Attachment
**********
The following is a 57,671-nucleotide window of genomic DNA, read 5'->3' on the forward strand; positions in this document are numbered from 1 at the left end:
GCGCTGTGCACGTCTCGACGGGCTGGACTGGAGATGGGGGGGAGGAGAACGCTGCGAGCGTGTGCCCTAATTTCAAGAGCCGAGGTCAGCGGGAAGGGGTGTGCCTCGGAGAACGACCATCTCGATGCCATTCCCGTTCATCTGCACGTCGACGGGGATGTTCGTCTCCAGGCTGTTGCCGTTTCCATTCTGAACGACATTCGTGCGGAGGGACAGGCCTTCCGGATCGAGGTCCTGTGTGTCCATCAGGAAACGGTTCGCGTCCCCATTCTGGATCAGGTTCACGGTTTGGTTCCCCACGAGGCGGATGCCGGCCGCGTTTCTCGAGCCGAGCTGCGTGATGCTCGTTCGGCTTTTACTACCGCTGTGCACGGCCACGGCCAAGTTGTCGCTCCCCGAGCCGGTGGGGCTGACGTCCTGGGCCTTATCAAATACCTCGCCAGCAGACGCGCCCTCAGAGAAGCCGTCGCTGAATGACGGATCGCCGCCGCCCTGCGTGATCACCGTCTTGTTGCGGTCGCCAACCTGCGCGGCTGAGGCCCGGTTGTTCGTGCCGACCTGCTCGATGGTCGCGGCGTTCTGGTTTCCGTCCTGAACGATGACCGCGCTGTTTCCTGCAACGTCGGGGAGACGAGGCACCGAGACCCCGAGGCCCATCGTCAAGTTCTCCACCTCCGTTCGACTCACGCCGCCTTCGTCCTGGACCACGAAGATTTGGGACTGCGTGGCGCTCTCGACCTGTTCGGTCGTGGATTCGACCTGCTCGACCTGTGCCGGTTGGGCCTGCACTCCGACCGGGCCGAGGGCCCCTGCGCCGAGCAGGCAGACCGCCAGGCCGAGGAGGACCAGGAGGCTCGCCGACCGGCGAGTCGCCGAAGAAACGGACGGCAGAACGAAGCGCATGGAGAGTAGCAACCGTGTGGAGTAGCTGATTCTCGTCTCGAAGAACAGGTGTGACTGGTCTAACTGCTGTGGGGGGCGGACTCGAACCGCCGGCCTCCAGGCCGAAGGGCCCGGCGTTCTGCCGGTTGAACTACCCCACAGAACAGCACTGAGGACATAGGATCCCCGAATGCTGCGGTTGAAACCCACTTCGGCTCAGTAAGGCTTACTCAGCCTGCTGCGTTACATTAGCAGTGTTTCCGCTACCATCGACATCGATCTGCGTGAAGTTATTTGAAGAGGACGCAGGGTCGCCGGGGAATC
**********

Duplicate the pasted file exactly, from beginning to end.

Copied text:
The following is a 57,671-nucleotide window of genomic DNA, read 5'->3' on the forward strand; positions in this document are numbered from 1 at the left end:
GCGCTGTGCACGTCTCGACGGGCTGGACTGGAGATGGGGGGGAGGAGAACGCTGCGAGCGTGTGCCCTAATTTCAAGAGCCGAGGTCAGCGGGAAGGGGTGTGCCTCGGAGAACGACCATCTCGATGCCATTCCCGTTCATCTGCACGTCGACGGGGATGTTCGTCTCCAGGCTGTTGCCGTTTCCATTCTGAACGACATTCGTGCGGAGGGACAGGCCTTCCGGATCGAGGTCCTGTGTGTCCATCAGGAAACGGTTCGCGTCCCCATTCTGGATCAGGTTCACGGTTTGGTTCCCCACGAGGCGGATGCCGGCCGCGTTTCTCGAGCCGAGCTGCGTGATGCTCGTTCGGCTTTTACTACCGCTGTGCACGGCCACGGCCAAGTTGTCGCTCCCCGAGCCGGTGGGGCTGACGTCCTGGGCCTTATCAAATACCTCGCCAGCAGACGCGCCCTCAGAGAAGCCGTCGCTGAATGACGGATCGCCGCCGCCCTGCGTGATCACCGTCTTGTTGCGGTCGCCAACCTGCGCGGCTGAGGCCCGGTTGTTCGTGCCGACCTGCTCGATGGTCGCGGCGTTCTGGTTTCCGTCCTGAACGATGACCGCGCTGTTTCCTGCAACGTCGGGGAGACGAGGCACCGAGACCCCGAGGCCCATCGTCAAGTTCTCCACCTCCGTTCGACTCACGCCGCCTTCGTCCTGGACCACGAAGATTTGGGACTGCGTGGCGCTCTCGACCTGTTCGGTCGTGGATTCGACCTGCTCGACCTGTGCCGGTTGGGCCTGCACTCCGACCGGGCCGAGGGCCCCTGCGCCGAGCAGGCAGACCGCCAGGCCGAGGAGGACCAGGAGGCTCGCCGACCGGCGAGTCGCCGAAGAAACGGACGGCAGAACGAAGCGCATGGAGAGTAGCAACCGTGTGGAGTAGCTGATTCTCGTCTCGAAGAACAGGTGTGACTGGTCTAACTGCTGTGGGGGGCGGACTCGAACCGCCGGCCTCCAGGCCGAAGGGCCCGGCGTTCTGCCGGTTGAACTACCCCACAGAACAGCACTGAGGACATAGGATCCCCGAATGCTGCGGTTGAAACCCACTTCGGCTCAGTAAGGCTTACTCAGCCTGCTGCGTTACATTAGCAGTGTTTCCGCTACCATCGACATCGATCTGCGTGAAGTTATTTGAAGAGGACGCAGGGTCGCCGGGGAATC